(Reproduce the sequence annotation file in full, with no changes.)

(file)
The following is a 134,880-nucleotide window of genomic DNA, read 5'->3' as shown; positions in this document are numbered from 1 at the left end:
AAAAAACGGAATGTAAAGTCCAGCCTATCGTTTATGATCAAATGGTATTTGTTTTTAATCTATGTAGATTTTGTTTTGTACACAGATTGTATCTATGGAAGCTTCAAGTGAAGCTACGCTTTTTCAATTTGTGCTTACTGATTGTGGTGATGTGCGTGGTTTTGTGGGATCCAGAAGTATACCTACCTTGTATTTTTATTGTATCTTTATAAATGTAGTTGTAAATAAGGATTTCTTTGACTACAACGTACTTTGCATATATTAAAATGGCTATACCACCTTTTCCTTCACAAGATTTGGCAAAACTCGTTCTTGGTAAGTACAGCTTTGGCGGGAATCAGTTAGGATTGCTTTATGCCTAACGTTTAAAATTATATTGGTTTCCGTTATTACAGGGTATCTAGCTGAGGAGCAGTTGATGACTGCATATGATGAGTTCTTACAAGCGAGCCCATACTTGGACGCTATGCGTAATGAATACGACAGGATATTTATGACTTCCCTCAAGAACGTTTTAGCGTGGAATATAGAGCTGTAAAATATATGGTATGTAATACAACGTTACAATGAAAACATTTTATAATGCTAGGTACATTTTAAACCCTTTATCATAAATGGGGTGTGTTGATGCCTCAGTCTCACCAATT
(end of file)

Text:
The following is a 134,880-nucleotide window of genomic DNA, read 5'->3' as shown; positions in this document are numbered from 1 at the left end:
AAAAAACGGAATGTAAAGTCCAGCCTATCGTTTATGATCAAATGGTATTTGTTTTTAATCTATGTAGATTTTGTTTTGTACACAGATTGTATCTATGGAAGCTTCAAGTGAAGCTACGCTTTTTCAATTTGTGCTTACTGATTGTGGTGATGTGCGTGGTTTTGTGGGATCCAGAAGTATACCTACCTTGTATTTTTATTGTATCTTTATAAATGTAGTTGTAAATAAGGATTTCTTTGACTACAACGTACTTTGCATATATTAAAATGGCTATACCACCTTTTCCTTCACAAGATTTGGCAAAACTCGTTCTTGGTAAGTACAGCTTTGGCGGGAATCAGTTAGGATTGCTTTATGCCTAACGTTTAAAATTATATTGGTTTCCGTTATTACAGGGTATCTAGCTGAGGAGCAGTTGATGACTGCATATGATGAGTTCTTACAAGCGAGCCCATACTTGGACGCTATGCGTAATGAATACGACAGGATATTTATGACTTCCCTCAAGAACGTTTTAGCGTGGAATATAGAGCTGTAAAATATATGGTATGTAATACAACGTTACAATGAAAACATTTTATAATGCTAGGTACATTTTAAACCCTTTATCATAAATGGGGTGTGTTGATGCCTCAGTCTCACCAATT